Ruth Negga and Joel Edgerton in a scene from the film "Loving." (Focus Features)

Ruth Negga and Joel Edgerton in a scene from the film "Loving." (Focus Features)

Some chapters of recent American history make you do a double take. Here's one: Less than fifty years ago it was illegal in seventeen states, including Texas, for a white person to marry a black person.

Say what? (Shakes head. Looks it up again. Confirms.)

Not until 1967, when the Supreme Court settled the case Loving vs. Virginia, were such antiquated miscegenation laws struck down.

A new movie, Loving, spotlights the couple at the heart of that case. Richard and Mildred Loving (played by Joel Edgerton and Ruth Negga) never saw themselves as civil rights firebrands or martyrs for a cause. They were just two people in love, and they did what couples in love are encouraged to do. They got married.

Ruth Negga and Joel Edgerton in a scene from the film "Loving." (Focus Features)

Ruth Negga and Joel Edgerton in a scene from the film "Loving." (Focus Features)

Focus Features/TNS

Then they got sent to prison.

Pretty shocking. Except, as writer/director Jeff Nichols realized, not really.

"It just seemed absurd but also completely understandable," Nichols says by phone. "Yes, of course that happened, of course there were seventeen states in 1967 that forbid marriage on the basis of race. Of course they did."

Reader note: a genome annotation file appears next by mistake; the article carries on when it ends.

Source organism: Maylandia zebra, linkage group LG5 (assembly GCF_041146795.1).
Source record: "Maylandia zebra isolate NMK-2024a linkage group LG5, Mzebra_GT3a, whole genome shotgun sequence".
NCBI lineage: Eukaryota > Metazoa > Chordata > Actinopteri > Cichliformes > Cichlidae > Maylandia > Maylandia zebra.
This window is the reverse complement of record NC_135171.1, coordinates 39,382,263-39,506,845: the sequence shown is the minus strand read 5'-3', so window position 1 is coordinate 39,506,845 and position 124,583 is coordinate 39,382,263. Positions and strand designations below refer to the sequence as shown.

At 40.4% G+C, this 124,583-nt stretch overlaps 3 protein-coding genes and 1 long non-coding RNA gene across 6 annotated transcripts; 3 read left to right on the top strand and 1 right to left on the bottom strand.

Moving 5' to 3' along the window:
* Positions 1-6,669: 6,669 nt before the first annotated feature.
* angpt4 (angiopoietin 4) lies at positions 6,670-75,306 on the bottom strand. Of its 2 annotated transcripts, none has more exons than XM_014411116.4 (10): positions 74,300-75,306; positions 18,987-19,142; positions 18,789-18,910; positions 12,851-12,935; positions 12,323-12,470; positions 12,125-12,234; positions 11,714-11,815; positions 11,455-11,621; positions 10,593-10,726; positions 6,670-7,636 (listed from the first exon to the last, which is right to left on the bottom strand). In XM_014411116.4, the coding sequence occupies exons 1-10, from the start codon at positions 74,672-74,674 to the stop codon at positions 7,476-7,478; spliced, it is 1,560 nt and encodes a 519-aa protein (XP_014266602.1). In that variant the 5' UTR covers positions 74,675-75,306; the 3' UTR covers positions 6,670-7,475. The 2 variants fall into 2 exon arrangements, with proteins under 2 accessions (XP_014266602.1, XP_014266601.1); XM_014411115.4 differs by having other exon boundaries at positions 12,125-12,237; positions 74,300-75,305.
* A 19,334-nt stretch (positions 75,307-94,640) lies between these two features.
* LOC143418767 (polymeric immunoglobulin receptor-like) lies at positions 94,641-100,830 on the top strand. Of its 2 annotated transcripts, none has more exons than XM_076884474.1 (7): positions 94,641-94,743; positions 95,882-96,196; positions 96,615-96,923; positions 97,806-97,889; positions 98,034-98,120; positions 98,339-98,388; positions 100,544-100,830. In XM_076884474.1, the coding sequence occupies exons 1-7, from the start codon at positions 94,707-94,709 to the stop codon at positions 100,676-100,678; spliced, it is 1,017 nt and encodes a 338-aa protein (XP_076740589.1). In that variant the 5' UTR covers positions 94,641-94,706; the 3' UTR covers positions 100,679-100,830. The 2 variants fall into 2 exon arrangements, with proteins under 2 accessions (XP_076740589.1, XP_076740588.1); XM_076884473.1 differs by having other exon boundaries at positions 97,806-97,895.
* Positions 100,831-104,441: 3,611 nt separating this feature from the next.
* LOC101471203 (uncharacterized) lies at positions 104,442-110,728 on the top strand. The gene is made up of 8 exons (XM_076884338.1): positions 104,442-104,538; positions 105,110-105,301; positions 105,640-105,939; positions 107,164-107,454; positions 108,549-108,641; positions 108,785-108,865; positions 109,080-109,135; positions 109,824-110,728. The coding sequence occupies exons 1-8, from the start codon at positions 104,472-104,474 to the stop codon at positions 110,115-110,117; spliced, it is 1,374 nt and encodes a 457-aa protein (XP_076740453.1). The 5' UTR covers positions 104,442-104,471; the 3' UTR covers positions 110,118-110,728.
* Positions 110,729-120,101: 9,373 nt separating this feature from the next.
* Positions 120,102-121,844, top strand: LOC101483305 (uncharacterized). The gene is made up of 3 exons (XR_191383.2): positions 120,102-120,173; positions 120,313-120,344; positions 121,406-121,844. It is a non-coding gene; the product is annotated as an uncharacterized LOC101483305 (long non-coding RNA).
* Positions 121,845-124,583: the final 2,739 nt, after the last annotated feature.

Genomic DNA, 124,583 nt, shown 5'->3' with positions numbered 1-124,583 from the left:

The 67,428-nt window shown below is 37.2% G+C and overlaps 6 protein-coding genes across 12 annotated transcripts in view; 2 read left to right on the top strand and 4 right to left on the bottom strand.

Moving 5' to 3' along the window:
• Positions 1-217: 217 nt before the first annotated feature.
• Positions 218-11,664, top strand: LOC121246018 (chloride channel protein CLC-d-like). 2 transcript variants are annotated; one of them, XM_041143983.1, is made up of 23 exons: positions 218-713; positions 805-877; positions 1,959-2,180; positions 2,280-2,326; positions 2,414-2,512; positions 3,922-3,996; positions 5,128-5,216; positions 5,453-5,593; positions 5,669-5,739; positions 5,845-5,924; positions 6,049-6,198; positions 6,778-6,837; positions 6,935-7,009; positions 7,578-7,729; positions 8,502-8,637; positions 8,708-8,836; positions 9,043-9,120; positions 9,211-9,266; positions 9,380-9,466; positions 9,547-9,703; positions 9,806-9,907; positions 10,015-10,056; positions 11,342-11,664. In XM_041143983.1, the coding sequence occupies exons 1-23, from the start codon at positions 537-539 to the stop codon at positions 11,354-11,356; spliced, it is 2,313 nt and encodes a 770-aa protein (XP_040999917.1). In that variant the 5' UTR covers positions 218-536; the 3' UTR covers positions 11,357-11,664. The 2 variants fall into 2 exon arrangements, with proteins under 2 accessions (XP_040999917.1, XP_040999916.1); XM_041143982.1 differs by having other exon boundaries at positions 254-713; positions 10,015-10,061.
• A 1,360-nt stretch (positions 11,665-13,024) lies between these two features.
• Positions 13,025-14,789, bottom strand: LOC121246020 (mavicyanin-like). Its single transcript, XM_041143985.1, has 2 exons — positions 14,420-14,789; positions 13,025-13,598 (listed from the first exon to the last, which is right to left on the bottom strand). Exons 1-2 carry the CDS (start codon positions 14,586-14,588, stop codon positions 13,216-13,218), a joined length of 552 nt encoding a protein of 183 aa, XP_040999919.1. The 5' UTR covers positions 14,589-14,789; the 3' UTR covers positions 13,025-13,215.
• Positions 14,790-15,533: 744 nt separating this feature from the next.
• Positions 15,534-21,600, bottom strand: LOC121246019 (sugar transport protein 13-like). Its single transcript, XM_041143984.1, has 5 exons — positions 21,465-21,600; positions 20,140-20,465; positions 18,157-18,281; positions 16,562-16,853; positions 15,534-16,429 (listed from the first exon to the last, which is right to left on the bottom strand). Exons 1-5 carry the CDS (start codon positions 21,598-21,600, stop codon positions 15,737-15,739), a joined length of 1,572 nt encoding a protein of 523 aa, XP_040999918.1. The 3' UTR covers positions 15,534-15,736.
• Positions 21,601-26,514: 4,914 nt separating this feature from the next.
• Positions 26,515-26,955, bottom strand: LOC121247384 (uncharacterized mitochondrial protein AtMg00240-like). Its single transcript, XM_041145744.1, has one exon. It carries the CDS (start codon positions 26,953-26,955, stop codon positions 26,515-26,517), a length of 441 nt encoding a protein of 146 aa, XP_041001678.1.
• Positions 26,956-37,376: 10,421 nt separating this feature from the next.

The miscegenation laws were holdovers from slavery and par for the course of Jim Crow, which sought to systemically deny non-white people basic rights. If that meant kicking in the door of a married couple in the middle of the night and hauling them off to jail, so be it. That was the law, as late as 1967.

Richard Loving was a brick mason, a drag racing aficionado and a man of few words. He never felt comfortable with the news coverage surrounding the case. But he wanted to live in his home state with his wife, and under the Virginia law he couldn't. As played by Edgerton, he'd rather seethe over his circumstances than speak out about them.

Neither he nor Mildred attended the Supreme Court arguments for Loving vs. Virginia.

"If you're going to pick poster children for the civil rights movement, don't pick Richard Loving," Nichols says. "He was a brick mason who was just trying to do his job, and his job was to work hard and provide for his family. They didn't really care about what you felt or thought. They just cared that people were forcing them to act a certain way. They did not have an agenda."

Loving drives home this theme with stoic efficiency. It lets us see Richard and Mildred as a devoted couple battling a law based in a prior century. The film smartly emphasizes the couple's unremarkable qualities, the everyday traits and exchanges that add up to life for two people in love.

Mildred and Richard Loving in January 1965.  (File Photo/The Associated Press)

Mildred and Richard Loving in January 1965.  (File Photo/The Associated Press)

AP

Nichols, who lives in Austin, is quick to point out how the story resonates today. At its most basic level, Loving is about righting injustices of the past, and solidifying the right to, well, love.

These aren't issues that go away.

"Now more than ever we're dealing with issues of racial equality and marriage equality," Nichols says. "A lot of people have different views about these things. What we need to remember, as heated as our opinions can get, is that the center of all these debates are people."

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